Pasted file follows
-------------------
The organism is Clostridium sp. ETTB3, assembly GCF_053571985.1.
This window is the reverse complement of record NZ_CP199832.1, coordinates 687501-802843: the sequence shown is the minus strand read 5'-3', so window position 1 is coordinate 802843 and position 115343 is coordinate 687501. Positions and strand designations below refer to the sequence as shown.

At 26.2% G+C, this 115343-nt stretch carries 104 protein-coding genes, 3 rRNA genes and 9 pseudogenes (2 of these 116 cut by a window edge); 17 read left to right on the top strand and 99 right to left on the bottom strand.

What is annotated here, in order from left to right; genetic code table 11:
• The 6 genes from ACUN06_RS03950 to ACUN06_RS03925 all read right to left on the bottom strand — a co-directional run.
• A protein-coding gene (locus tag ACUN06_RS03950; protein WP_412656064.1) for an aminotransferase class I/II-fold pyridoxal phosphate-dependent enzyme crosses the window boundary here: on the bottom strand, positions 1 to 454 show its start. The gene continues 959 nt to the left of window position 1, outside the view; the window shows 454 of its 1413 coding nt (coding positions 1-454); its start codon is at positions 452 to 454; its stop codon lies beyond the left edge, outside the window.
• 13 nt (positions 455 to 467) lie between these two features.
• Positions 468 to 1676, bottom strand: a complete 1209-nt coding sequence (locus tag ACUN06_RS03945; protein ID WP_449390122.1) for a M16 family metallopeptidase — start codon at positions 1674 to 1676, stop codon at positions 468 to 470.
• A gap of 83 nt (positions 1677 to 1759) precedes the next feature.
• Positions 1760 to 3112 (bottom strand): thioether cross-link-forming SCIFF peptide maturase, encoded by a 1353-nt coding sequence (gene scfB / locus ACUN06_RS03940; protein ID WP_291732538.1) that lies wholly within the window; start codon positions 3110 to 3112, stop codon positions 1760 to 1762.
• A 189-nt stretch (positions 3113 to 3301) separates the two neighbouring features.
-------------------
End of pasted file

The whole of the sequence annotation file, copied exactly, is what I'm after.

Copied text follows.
The organism is Clostridium sp. ETTB3, assembly GCF_053571985.1.
This window is the reverse complement of record NZ_CP199832.1, coordinates 687501-802843: the sequence shown is the minus strand read 5'-3', so window position 1 is coordinate 802843 and position 115343 is coordinate 687501. Positions and strand designations below refer to the sequence as shown.

At 26.2% G+C, this 115343-nt stretch carries 104 protein-coding genes, 3 rRNA genes and 9 pseudogenes (2 of these 116 cut by a window edge); 17 read left to right on the top strand and 99 right to left on the bottom strand.

What is annotated here, in order from left to right; genetic code table 11:
• The 6 genes from ACUN06_RS03950 to ACUN06_RS03925 all read right to left on the bottom strand — a co-directional run.
• A protein-coding gene (locus tag ACUN06_RS03950; protein WP_412656064.1) for an aminotransferase class I/II-fold pyridoxal phosphate-dependent enzyme crosses the window boundary here: on the bottom strand, positions 1 to 454 show its start. The gene continues 959 nt to the left of window position 1, outside the view; the window shows 454 of its 1413 coding nt (coding positions 1-454); its start codon is at positions 452 to 454; its stop codon lies beyond the left edge, outside the window.
• 13 nt (positions 455 to 467) lie between these two features.
• Positions 468 to 1676, bottom strand: a complete 1209-nt coding sequence (locus tag ACUN06_RS03945; protein ID WP_449390122.1) for a M16 family metallopeptidase — start codon at positions 1674 to 1676, stop codon at positions 468 to 470.
• A gap of 83 nt (positions 1677 to 1759) precedes the next feature.
• Positions 1760 to 3112 (bottom strand): thioether cross-link-forming SCIFF peptide maturase, encoded by a 1353-nt coding sequence (gene scfB / locus ACUN06_RS03940; protein ID WP_291732538.1) that lies wholly within the window; start codon positions 3110 to 3112, stop codon positions 1760 to 1762.
• A 189-nt stretch (positions 3113 to 3301) separates the two neighbouring features.